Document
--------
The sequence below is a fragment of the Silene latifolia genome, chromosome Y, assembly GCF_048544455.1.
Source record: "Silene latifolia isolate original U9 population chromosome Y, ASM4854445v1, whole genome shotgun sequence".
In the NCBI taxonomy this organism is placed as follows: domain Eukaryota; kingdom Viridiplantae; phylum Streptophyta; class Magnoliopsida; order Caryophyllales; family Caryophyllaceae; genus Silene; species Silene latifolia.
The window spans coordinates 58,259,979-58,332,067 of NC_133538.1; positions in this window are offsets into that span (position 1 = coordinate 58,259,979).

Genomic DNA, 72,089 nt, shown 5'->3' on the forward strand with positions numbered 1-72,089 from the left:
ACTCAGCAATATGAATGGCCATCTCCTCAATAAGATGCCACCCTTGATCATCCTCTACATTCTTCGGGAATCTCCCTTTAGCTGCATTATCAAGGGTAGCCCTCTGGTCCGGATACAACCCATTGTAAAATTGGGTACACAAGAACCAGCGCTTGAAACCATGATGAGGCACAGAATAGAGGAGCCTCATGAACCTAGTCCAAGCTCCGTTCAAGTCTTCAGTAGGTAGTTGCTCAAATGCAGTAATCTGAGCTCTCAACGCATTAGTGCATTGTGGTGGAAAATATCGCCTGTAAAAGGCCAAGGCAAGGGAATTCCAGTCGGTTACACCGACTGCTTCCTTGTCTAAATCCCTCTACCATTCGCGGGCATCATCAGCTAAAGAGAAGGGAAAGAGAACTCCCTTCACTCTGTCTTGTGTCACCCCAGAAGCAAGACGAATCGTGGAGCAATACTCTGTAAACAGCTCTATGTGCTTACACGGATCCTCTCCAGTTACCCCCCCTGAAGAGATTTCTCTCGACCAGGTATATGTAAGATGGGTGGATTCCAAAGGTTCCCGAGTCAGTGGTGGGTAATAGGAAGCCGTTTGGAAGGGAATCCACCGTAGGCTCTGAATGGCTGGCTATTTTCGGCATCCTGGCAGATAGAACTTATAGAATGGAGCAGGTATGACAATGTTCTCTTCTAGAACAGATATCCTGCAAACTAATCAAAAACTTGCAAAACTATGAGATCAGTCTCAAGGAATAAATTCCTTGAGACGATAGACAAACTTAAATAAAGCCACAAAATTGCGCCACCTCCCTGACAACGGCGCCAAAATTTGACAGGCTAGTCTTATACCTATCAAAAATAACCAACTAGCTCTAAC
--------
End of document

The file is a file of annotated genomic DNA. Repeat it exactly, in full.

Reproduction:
The sequence below is a fragment of the Silene latifolia genome, chromosome Y, assembly GCF_048544455.1.
Source record: "Silene latifolia isolate original U9 population chromosome Y, ASM4854445v1, whole genome shotgun sequence".
In the NCBI taxonomy this organism is placed as follows: domain Eukaryota; kingdom Viridiplantae; phylum Streptophyta; class Magnoliopsida; order Caryophyllales; family Caryophyllaceae; genus Silene; species Silene latifolia.
The window spans coordinates 58,259,979-58,332,067 of NC_133538.1; positions in this window are offsets into that span (position 1 = coordinate 58,259,979).

Genomic DNA, 72,089 nt, shown 5'->3' on the forward strand with positions numbered 1-72,089 from the left:
ACTCAGCAATATGAATGGCCATCTCCTCAATAAGATGCCACCCTTGATCATCCTCTACATTCTTCGGGAATCTCCCTTTAGCTGCATTATCAAGGGTAGCCCTCTGGTCCGGATACAACCCATTGTAAAATTGGGTACACAAGAACCAGCGCTTGAAACCATGATGAGGCACAGAATAGAGGAGCCTCATGAACCTAGTCCAAGCTCCGTTCAAGTCTTCAGTAGGTAGTTGCTCAAATGCAGTAATCTGAGCTCTCAACGCATTAGTGCATTGTGGTGGAAAATATCGCCTGTAAAAGGCCAAGGCAAGGGAATTCCAGTCGGTTACACCGACTGCTTCCTTGTCTAAATCCCTCTACCATTCGCGGGCATCATCAGCTAAAGAGAAGGGAAAGAGAACTCCCTTCACTCTGTCTTGTGTCACCCCAGAAGCAAGACGAATCGTGGAGCAATACTCTGTAAACAGCTCTATGTGCTTACACGGATCCTCTCCAGTTACCCCCCCTGAAGAGATTTCTCTCGACCAGGTATATGTAAGATGGGTGGATTCCAAAGGTTCCCGAGTCAGTGGTGGGTAATAGGAAGCCGTTTGGAAGGGAATCCACCGTAGGCTCTGAATGGCTGGCTATTTTCGGCATCCTGGCAGATAGAACTTATAGAATGGAGCAGGTATGACAATGTTCTCTTCTAGAACAGATATCCTGCAAACTAATCAAAAACTTGCAAAACTATGAGATCAGTCTCAAGGAATAAATTCCTTGAGACGATAGACAAACTTAAATAAAGCCACAAAATTGCGCCACCTCCCTGACAACGGCGCCAAAATTTGACAGGCTAGTCTTATACCTATCAAAAATAACCAACTAGCTCTAAC